New Haven Biz-September 2021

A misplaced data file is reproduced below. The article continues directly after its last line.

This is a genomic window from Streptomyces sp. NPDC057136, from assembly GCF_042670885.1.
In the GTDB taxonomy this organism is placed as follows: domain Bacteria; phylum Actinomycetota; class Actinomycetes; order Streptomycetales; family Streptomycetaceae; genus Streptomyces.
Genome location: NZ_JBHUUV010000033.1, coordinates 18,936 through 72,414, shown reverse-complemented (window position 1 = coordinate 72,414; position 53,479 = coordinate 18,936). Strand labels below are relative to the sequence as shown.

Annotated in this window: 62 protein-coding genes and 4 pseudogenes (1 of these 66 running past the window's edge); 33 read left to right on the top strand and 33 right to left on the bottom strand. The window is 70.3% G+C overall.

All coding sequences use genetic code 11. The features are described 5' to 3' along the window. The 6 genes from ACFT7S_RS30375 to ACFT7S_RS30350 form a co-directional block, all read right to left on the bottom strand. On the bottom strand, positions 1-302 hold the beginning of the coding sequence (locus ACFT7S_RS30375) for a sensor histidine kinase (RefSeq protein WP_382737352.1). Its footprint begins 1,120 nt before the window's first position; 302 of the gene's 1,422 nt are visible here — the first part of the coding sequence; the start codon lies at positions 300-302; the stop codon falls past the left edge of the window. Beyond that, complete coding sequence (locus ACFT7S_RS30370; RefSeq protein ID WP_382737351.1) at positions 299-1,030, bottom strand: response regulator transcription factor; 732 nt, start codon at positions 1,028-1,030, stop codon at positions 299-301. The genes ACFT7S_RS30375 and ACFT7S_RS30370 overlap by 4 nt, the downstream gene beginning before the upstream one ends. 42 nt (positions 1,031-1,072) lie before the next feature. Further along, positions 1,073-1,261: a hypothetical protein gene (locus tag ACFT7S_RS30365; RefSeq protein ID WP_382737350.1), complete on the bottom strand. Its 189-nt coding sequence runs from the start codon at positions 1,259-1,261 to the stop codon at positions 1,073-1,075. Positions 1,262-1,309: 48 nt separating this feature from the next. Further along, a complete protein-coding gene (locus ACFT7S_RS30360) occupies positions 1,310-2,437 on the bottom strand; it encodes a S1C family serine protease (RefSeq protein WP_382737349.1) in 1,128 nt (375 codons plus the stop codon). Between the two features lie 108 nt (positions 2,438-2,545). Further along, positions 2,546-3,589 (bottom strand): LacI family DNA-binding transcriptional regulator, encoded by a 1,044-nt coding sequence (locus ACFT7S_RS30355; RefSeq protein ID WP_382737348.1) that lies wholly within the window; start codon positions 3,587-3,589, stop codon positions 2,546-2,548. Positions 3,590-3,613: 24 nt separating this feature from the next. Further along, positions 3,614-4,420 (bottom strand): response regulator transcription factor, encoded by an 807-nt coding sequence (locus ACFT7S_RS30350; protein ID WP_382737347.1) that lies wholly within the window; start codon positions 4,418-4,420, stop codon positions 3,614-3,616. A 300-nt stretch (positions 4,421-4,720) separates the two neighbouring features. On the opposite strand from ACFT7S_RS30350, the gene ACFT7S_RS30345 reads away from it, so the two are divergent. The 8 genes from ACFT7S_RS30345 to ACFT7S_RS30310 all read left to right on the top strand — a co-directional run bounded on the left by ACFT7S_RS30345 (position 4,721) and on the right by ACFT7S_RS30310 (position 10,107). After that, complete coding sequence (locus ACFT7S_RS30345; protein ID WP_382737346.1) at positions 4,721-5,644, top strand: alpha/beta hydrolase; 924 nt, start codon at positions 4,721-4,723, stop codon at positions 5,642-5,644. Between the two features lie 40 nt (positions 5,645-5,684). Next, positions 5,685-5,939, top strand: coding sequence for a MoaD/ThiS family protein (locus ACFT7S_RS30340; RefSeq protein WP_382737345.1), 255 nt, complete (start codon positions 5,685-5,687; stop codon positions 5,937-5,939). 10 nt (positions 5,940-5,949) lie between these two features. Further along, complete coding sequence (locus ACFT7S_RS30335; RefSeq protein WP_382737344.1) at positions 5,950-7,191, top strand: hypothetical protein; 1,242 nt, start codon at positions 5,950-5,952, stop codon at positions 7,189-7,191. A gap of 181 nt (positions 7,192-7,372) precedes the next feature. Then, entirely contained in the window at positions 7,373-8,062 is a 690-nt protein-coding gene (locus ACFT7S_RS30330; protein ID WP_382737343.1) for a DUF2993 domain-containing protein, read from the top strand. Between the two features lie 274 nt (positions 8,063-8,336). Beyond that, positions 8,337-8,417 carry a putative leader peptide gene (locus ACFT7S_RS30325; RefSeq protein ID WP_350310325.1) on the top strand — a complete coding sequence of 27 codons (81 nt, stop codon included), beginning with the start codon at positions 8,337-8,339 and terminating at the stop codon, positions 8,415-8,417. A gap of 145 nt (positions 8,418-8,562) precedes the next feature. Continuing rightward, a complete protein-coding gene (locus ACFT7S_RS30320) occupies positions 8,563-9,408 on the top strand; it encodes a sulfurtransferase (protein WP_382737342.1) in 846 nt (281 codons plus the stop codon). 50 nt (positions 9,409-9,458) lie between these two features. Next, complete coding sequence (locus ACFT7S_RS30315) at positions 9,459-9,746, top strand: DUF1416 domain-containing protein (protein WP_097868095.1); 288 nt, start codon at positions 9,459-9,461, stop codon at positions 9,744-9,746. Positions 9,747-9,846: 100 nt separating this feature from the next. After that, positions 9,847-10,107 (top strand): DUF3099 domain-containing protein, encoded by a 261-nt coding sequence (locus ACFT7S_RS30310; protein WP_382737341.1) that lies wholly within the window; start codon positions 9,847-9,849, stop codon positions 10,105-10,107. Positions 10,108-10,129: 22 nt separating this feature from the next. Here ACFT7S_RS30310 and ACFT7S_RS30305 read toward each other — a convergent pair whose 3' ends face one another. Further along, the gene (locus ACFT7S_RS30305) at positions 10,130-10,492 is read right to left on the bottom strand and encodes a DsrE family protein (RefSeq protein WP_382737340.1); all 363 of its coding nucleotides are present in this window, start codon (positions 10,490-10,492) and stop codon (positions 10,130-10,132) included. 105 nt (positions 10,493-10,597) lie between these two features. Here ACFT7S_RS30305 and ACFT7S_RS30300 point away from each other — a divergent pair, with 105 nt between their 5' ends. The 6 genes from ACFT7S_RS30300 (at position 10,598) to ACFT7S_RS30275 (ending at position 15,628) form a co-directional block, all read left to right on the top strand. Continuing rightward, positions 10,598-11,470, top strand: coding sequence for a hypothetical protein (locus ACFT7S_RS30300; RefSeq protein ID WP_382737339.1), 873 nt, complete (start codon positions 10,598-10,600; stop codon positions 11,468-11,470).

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16 n e w h a v e n B I Z | S e p t e m b e r 2 0 2 1 | n e w h a v e n b i z . c o m By Norm Bell A scientist works at Artizan Biosciences' New Haven Lab in Science Park. T e c h 2 5 W hen James Rosen le his role leading the venture capital investment function for the Bill & Melinda Gates Foundation to become president and CEO of Artizan Biosciences, it was a clear signal that Artizan was onto something big. Rosen's diverse background includes work in mountain rescue and as an ambu- lance medic. He's been involved in research at the National Cancer Institute and at the Duke and University of North Carolina cancer centers. He parlayed that medi- cal insight into work as an investment analyst, Carolina Venture Fellow and partner in the life-sciences team at Intersouth Partners. In 2010, he was awarded the Eisenhower Fellowship to evaluate the prospects for healthcare innovation in China and South- east Asia. e man knows a good idea when he sees it. At Artizan, the big idea is using science developed in Yale labs — and exclusively li- censed to Artizan — to attack inflammation in the human gut. e immediate target is inflammato- ry bowel disease, but Rosen makes clear that cracking inflammation could unlock treatments for a host of other diseases from obesity, metabolic syndrome and autoim- mune disease to a variety of skin, lung, liver and central nervous system diseases. He cites statistics showing about 3 million people worldwide suffer from IBD. In the U.S., that number is 1.8 million. Roughly 45% of those cases are defined as Crohn's disease and 55% are ulcerative colitis Artizan's initial product uses monoclonal antibodies to disrupt the bacteria that cause inflammation in the bowel. Rosen explains the approach is on track to enter clinical trials before the end of 2022. Moving through the maze of steps to win Food and Drug Administration approval of a therapeutic is an expensive process. In March, Artizan raised $11 million in fund- ing from investors that included Connecti- cut Innovations and Elm Street Ventures. But the key to the deal was an agreement allowing Biohaven erapeutics the rights to commercialize three Artizan products. An earlier funding round netted $12 million and was led by Hatteras Venture Partners, Malin Investments, Johnson & Johnson Innovation – JJDC Inc. (JJDC), Osage University Partners and Elm Street Ventures. at 2019 round included a deal with Brii Biosciences to allow commercial development of two Artizan programs in China, upon achievement of clinical proof of concept. Rosen sees similar commercial part- nerships as the path forward as Artizan develops more products. Rosen points to Artizan's "legendary" set of founders as a major factor in his decision to come aboard. at group includes Yale's Richard Flavell and Noah Palm as well as Marcel de Zoete, who has since le Yale to continue his work in the Netherlands. Ros- en also points to access to world-class talent and a supportive bioscience ecosystem as factors in New Haven's favor. Artizan has a core staff of 12 but Rosen said he expects that number to grow by 50% in the next year. e firm operates in a 4,000-square-foot lab. As part of its research effort, Artizan has assembled a unique "bio banking program" that includes some 1,500 samples from IBD patients and their families. It's a significant industry asset, Rosen says, that Artizan is willing to share with other researchers. n Artizan's Yale-backed therapeutic targets inflammatory bowel disease At a glance Company: Artizan Biosciences Industry: Biosciences Top Executive: James Rosen, President & CEO HQ: 25 Science Park at Yale, 150 Munson St., New Haven No. of Employees: 12 Company Website: https:// James Rosen, President & CEO Meet Greater New Haven's promising tech companies W elcome to New Haven Biz's inaugural Tech 25 issue, where we've identified 25 tech companies to watch — either because they are making moves with new products, raising capital or have a promising technology or drug that could not only make lots of money but also potentially save lives and create new jobs. In the pages that follow, we profile tech companies — many in the biotech space — in various stages of development. Some are just getting started with a promising new drug in the research-and-development stage. Others have established products and revenue streams and are growing. e companies were chosen with the help of Connecticut Innovations, the state's quasi-public venture investor, which has a stake in many of the firms on our list. e special section is meant to introduce readers and the broader business community to some of the companies that could make waves in the years ahead. Will all of them become unicorns? Most likely, not. But if just a handful catch fire with customers and investors they could serve as significant future job creators in the region and state. Let us know what you think of this section. Greg Bordonaro New Haven Biz Editor

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